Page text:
Clark Howard

How I saved $200+ with this simple plumbing fix

Shortly before the long Thanksgiving weekend, the handle on my kitchen faucet broke. I should have seen the day coming — it is, after all, the original faucet fixture and the home was built in 2000.

Almost 19 years of service is pretty good out of a builder’s grade kitchen hardware, I’d say!

But a broken faucet right before Thanksgiving is nobody’s idea of a fun time in the kitchen.

RELATED: Too much standing water in your bathtub? Do this!

How a $5 Moen Handle Adapter Kit saved me big money

Angie's List reports that the average cost to put a new faucet in your kitchen can range from $114 to $189, though the home services site says the price could top out around $275. Meanwhile, HomeAdvisor reports you'll pay a professional plumber in the range of $156 to $334 for the job, with the average cost being around $245.

That was way too much for me to pay, so I went to my local Home Depot and found this:

It’s a Moen Handle Adapter Kit and I knew it would work to fix my particular faucet folly because I have a Moen faucet.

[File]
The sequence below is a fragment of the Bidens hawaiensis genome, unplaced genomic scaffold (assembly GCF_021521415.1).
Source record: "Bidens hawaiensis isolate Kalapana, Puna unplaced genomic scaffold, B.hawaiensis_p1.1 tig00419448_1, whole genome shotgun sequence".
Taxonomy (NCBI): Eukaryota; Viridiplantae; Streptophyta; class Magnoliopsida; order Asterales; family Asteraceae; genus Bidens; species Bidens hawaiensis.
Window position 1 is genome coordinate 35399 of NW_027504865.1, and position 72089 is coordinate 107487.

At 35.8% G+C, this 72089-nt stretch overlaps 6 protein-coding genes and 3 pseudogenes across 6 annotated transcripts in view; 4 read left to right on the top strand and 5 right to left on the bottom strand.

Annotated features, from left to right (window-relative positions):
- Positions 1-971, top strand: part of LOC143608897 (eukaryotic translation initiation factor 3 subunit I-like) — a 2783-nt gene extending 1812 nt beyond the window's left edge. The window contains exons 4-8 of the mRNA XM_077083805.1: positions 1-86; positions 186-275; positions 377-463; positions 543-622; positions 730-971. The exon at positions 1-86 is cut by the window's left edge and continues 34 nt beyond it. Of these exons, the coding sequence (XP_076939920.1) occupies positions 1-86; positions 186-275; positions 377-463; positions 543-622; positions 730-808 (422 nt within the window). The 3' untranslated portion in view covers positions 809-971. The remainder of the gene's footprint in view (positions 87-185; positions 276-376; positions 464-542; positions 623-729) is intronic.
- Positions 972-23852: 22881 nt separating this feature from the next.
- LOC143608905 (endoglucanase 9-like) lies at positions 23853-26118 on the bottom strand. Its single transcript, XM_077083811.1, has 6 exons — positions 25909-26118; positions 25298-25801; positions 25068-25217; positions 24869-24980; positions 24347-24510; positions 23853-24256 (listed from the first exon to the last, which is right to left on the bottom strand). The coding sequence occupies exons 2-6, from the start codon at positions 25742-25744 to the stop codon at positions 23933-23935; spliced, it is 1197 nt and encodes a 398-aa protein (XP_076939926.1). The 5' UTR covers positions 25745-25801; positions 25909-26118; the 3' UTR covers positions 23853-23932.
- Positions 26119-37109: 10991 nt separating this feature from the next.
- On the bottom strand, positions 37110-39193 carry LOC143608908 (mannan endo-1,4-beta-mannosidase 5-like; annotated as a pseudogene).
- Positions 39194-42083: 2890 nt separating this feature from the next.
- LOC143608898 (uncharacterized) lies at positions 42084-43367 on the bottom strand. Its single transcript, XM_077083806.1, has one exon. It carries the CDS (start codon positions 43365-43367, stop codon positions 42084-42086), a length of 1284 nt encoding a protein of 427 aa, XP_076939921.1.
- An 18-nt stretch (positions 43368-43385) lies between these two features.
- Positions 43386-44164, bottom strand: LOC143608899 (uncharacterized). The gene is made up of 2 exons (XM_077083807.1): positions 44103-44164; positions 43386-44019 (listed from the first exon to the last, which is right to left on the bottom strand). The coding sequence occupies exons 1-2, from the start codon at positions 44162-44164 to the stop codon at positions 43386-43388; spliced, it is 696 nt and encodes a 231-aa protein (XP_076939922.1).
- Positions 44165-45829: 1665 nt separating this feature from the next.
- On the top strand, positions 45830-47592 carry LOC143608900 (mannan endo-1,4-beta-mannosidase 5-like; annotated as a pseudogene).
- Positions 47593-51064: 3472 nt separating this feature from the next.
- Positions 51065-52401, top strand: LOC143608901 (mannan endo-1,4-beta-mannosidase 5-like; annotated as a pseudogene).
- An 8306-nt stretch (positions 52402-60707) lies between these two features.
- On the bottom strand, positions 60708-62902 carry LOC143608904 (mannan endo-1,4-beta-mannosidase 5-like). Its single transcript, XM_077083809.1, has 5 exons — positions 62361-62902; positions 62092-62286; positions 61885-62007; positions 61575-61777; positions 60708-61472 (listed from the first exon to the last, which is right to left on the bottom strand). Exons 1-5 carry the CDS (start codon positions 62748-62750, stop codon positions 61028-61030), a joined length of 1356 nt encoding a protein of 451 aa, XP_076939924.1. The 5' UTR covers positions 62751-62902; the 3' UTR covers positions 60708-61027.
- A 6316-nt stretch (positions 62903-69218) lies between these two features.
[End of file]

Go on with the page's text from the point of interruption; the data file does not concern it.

Now get this: The kit was priced regularly at $15.48. But because Home Depot will price match select competitors, I used my phone to search both Ace Hardware and Lowe’s for the same product. (Walmart was showing the exact same price and they wouldn’t match Amazon.)

While I didn’t find the kit on Lowe’s, Google did show me what appeared to be the same product on for just $5 and change.

So I found an associate at self-checkout and asked them two questions: Was this, in fact, the exact same product for $10 less? And if so, would they would honor their own lower online price?

The answer to the first question was inconclusive and the answer to the second question was straight-up no.

But the associate was nice and gave me a write-down on the price by $10, which made the final price $5.48 before tax. She didn’t have to do that, but she did anyway!

So now that I had my $5 replacement part, I set to work disassembling the old faucet fixture and putting in the new piece that would attach to the faucet handle.

The crux of my problem was that the handle adapter and connector assembly had just broken clean in half after almost two decades of use. So that’s the situation I had to remedy with a new handle adapter and connector assembly.

Here are some photos I took during the process to give you a sense of what this surprisingly simple job entailed:

The only tools I needed were an Allen wrench, which came with the assembly kit and a Philips head screwdriver, which I already had.

And viola —  just like that, I had a savings of a couple hundred bucks and a faucet that worked during the long Thanksgiving weekend!

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